Jobs, Not Bombs, Will Win the War on Terror

Jobs, Not Bombs, Will Win the War on Terror

One of Donald Trump’s core campaign promises was to take the fight to terrorist groups around the world. His predecessor’s focus on “countering violent extremism,” Trump argued, was liberal, PC talk that obscured the true nature of the threat. “Anyone who cannot name our enemy is not fit to lead this country,” he said in a campaign speech last September.

Almost immediately after taking office, his administration hinted that it would “revamp and rename” the existing approach to “countering radical Islamic extremism.” At the same time, the president proposed a dramatic increase in military spending, paid for in part by deep cuts to the State Department and U.S. Agency for International Development (USAID) budgets. America’s enemies are motivated by Islam, the new Trump strategy seems to assume, and the best way to fight them is with military might.

Both assumptions are dangerously wrong-headed. Take Nigeria, where Boko Haram is currently waging the third-deadliest insurgency in the world. The group may have pledged allegiance to the Islamic State, but survey data collected in the three Nigerian states most affected by Boko Haram (Borno, Adamawa, and Yobe) show that Islam is not a major factor in motivating recruits. Unemployment, not religiosity, is the best predictor of support for the terrorist group. The presence of visible USAID programs, meanwhile, coincides with lower levels of support for Boko Haram.

Taken together, these findings suggest that diplomatic soft power — rather than the hard power emphasized in the early days of Trump’s presidency — is the key to weakening terrorist groups. In other words, slashing State Department and USAID spending to pay for military efforts to defeat the Islamic State and like-minded groups could have precisely the opposite effect.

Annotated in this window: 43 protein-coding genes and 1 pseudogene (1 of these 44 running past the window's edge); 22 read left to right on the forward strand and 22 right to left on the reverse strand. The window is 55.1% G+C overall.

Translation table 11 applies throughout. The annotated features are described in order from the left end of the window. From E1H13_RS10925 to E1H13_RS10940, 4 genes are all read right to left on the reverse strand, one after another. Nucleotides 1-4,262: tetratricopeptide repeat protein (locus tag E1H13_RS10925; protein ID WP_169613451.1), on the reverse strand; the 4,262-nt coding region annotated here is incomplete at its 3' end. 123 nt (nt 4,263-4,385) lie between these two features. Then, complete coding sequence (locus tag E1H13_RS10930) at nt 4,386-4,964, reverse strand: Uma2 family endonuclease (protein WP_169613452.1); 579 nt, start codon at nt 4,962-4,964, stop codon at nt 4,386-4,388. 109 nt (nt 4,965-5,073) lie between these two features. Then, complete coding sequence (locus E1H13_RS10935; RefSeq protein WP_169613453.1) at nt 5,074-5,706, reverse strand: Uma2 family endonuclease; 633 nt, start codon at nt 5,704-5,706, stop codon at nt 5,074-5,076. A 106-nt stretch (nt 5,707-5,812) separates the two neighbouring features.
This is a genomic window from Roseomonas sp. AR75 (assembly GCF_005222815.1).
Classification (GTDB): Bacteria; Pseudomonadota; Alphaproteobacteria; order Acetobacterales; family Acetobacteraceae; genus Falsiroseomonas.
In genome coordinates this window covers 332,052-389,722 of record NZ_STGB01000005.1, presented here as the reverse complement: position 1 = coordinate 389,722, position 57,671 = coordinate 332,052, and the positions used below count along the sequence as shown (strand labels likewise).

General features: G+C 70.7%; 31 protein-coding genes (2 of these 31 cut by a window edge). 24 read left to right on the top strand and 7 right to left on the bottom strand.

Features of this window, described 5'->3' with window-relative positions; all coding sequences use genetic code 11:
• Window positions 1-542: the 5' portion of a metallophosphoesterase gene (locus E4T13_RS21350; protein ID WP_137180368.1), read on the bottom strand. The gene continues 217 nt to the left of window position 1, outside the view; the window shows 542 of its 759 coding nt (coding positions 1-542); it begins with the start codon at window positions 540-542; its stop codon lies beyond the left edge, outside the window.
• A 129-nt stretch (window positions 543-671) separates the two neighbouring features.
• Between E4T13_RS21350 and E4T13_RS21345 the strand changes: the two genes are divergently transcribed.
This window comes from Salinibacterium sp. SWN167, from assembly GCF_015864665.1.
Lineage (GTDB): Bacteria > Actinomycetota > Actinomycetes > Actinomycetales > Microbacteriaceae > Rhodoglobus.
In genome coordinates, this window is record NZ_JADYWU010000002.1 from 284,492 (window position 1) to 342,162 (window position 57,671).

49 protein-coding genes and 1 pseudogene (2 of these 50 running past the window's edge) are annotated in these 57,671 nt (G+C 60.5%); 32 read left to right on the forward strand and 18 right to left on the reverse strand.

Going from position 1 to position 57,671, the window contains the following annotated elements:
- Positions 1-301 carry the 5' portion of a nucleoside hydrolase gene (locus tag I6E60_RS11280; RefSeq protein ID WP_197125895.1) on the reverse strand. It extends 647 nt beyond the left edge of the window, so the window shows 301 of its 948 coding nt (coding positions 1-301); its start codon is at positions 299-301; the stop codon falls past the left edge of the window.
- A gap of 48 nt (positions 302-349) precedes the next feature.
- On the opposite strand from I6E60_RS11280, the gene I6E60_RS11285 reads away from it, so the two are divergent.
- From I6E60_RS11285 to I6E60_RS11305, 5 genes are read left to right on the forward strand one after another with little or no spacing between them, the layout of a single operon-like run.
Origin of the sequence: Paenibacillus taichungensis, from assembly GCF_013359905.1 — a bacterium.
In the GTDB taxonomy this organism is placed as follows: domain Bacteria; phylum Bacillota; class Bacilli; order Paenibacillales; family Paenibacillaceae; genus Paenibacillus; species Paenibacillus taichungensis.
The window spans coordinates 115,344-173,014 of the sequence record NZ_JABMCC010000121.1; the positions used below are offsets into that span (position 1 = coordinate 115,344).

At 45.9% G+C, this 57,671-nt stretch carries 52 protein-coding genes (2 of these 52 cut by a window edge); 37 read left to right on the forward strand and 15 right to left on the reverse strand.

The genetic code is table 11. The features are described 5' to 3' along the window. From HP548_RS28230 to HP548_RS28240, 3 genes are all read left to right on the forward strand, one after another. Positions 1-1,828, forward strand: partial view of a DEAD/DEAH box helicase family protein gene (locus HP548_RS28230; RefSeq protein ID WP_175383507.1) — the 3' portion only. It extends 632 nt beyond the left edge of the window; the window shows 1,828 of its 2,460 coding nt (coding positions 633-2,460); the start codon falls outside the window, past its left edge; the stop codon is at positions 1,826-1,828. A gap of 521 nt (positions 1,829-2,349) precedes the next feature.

In northern Nigeria, where more than 20,000 people have been killed and an estimated 2.6 million have been displaced in eight years of conflict, Islam does not appear to be the problem. In the three states where my colleagues at the polling agency ORB International and I conducted our survey, more than 70 percent of the population is Sunni Muslim. But more than 83 percent of Muslims there said they were “somewhat” or “very” unsupportive of extremist groups. Ninety-six percent of Sunnis (and 97 percent of all Muslims) surveyed indicated that they had a “negative” or “very negative” view of violent extremists. (These previously unpublished data are based on a face-to-face survey of 3,910 people between December 2016 and January 2017 in areas of northeastern Nigeria that have been regularly attacked by Boko Haram.)

But if religious identification tells us little about whether an individual is likely to sympathize with extremists, employment status tells us a lot. Sixteen percent of unemployed respondents said they were “supportive” or “very supportive” of extremists, compared with just 7 percent of employed respondents. Unemployed people gravitated toward extremists regardless of their level of education: Forty-three percent with at least a primary school level of education reported being “somewhat” or “very” supportive of extremist groups, while 40 percent with less than a primary school level of education said the same.

The data from Yobe, Adamawa, and Borno indicate that support for Boko Haram is largely driven by a search for income and employment. When asked why people join Boko Haram, 58 percent of respondents cited money or a job as the primary reason. This is unsurprising, given that unemployment rates range between 42 and 74 percent in these three states. Indeed, financial concerns trumped concerns about terrorism in this region, even though Boko Haram has laid much of it to waste. When asked to identify their three most serious problems, survey respondents picked unemployment, rising prices, and corruption. Terrorism was ranked as the fourth-most serious problem.